She loved this otherworldly ennui. Afraid because of hidden dangers yet awed by the eerie juxtaposition of the black void below and the translucent lights from the catamaran above.
She aimed the flashlight at the container. Only an ellipse of illumination at a time yet sufficient to reveal a lack of algae or barnacles. The container was new to swimming. Up for breathing then down again, from one end to the other. No sign of drifting hinged clasps or loose straps. About to surface once more, she heard it again. A knock resonating slower than before. She placed her ear next to the metal even though her lungs screamed for oxygen.
Bang! She recoiled away and up.
Erica broke the surface and sucked in sweet air, then exhaled with, “There’s somebody in there.”
“Have you checked the cat for damage?”
“What? Didn’t you hear me?”
He pointed at his temple as if she’d a screw loose. Maybe so.
“Okay, I’ll check. Listen for anything unusual from the container, will you?”
“Sure, but it’s probably just our boat rising and falling on it. Are we properly stuck or what?”
She swam round to the port bow and winced at the gouges in the fibreglass but nothing too awful. Her cat bounced a little on the container making more rasping noises than knocking. There could be damage to steering on that hull but she wasn’t going to risk getting trapped. She swam around to the starboard hull and called to Dean.
“We should be able to lift off the container by tipping the cat to starboard. I’ll pull on a stay from here while you bounce her.”
“There’s another way of getting free.”
She pulled on the lanyard. “I didn’t think you wanted to sink it. Think of the salvage.” Erica was more bothered about the percussion noises than potential earnings and yet didn’t want Dean to think she was paranoid.
He jumped onto the starboard side of the deck near her, and between them the lurching and bouncing lifted the vessel off the container.
Erica dived to inspect Hot Air. As she suspected the left tiller had been ripped away along with cable stays.
Knock, knock knock.
She froze, or at least trod water while submerged, staring at the famous company’s logo wondering why the S in Maersk was missing. Around the front, a glistening padlock faced her. Someone had locked the person in. Perhaps more a stowaway then a prisoner at the time, but a prisoner now, or a bunch of them. She gasped with shock at the thought of desperate people, who’d used all their life-savings to smuggle across the sea to Italy or somewhere else, safe. Now, crammed, drowning in the container.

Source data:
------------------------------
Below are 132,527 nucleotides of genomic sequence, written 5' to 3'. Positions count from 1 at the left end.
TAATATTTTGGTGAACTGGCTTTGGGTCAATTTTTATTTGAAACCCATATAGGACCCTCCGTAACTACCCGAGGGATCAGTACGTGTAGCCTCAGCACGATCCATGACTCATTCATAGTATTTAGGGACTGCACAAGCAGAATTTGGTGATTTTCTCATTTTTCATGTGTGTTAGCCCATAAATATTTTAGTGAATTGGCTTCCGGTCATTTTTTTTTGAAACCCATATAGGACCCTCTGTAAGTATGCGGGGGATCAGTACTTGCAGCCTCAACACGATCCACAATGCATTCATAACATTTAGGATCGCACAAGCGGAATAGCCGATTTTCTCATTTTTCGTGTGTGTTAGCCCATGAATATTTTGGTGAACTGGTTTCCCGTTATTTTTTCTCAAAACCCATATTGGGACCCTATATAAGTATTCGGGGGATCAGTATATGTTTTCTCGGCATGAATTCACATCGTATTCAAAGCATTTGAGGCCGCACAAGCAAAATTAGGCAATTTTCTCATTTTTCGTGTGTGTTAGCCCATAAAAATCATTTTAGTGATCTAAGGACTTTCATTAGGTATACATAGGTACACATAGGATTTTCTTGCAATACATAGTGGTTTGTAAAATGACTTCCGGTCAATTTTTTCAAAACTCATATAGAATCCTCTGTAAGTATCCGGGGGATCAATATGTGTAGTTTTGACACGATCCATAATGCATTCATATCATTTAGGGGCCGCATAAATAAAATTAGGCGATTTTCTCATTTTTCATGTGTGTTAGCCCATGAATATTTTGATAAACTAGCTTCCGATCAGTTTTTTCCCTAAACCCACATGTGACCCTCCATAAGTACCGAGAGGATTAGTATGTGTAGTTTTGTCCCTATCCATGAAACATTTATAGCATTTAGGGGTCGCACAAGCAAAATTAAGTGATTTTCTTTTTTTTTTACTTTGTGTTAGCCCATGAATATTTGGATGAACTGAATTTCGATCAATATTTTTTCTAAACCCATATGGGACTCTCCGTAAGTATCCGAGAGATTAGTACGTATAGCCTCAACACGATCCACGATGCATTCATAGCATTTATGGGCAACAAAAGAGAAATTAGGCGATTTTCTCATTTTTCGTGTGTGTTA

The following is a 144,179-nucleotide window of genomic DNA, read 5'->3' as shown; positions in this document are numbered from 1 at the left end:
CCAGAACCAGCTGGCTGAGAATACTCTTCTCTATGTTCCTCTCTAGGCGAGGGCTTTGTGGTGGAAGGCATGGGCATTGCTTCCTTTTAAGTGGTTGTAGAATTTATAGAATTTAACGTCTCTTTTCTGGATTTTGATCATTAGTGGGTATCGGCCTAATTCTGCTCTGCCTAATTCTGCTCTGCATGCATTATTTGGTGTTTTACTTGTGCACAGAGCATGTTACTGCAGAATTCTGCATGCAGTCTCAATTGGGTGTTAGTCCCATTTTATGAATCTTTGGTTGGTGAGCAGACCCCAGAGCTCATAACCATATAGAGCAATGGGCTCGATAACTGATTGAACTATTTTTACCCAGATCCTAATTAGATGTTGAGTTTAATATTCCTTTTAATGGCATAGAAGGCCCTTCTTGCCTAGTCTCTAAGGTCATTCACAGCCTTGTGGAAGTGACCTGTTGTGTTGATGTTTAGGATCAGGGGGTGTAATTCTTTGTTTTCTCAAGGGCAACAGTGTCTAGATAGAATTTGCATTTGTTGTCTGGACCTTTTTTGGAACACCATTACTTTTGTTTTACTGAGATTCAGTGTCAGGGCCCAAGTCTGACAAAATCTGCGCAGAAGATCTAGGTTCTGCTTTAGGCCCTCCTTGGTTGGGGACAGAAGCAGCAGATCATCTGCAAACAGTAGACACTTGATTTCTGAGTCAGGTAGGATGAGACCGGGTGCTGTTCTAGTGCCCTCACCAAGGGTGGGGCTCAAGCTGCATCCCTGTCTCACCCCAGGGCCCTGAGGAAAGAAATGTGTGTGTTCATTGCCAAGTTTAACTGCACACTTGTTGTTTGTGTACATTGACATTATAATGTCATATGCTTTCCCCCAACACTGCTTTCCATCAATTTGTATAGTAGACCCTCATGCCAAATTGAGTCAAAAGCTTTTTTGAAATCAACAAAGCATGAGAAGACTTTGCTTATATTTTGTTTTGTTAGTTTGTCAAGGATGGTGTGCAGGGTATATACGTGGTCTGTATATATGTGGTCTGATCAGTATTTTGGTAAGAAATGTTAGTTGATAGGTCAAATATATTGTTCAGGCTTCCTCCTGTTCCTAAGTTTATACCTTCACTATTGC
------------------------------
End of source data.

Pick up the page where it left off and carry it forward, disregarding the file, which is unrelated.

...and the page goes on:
Knock, a few seconds, knock.
She didn’t wait for the third. She emerged so fast she leapt out of the water, grabbed a rail and was on deck in seconds. Dean stepped smartly back, not wanting to get wet.
She gasped, “There’s… there’re people in there.”
“Are you still going on about that knocking?”
“Call the Maltese coastguard. If they knew this was a danger to shipping and persons were inside, they’d surely send a helicopter and launch to bring it in?”
“You know they wouldn’t. They’d either assume it would sink, or they’d force open the door and watch it disappear, along with our salvage, and your refugees.”
She went into the cabin and called the coastguard anyway.
“Yes, GPS has us at 35.764343North,14.707947East.” She listened for a while then, “Damn you, over and out.”
Reluctantly, she let Dean chug the motor while she dried and dressed. She lay on a bunk but couldn’t sleep. Images too real, of drowning children and clawing hands wrecked her sanity. She poured a G&T to help her nerves and took one to Dean.
“I thought we were heading to Malta?”
“Then why is the container just behind us?”
They both stared. It couldn’t move on its own, could it? Dean said they’d travelled at least three miles while she was below.
Erica perked up. “Something must have snagged it. A line on us. At least it shows we can tow it in. Maybe the salvage money will pay for repairs so we don’t have to claim on the insurance.”
“Okay, get back in the water and loop these carabiners around the container’s top hook and eyes.”
She stood, chilling with the night breeze on her glistening skin, warming from the inside with anger. After a noisy exhalation she gathered the equipment, jumped in and swam the few metres to the container.
Dean called out, “Pity we don’t have a spare outboard motor to jury-rig on the container. Even a sail would help if it wasn’t so damn calm.”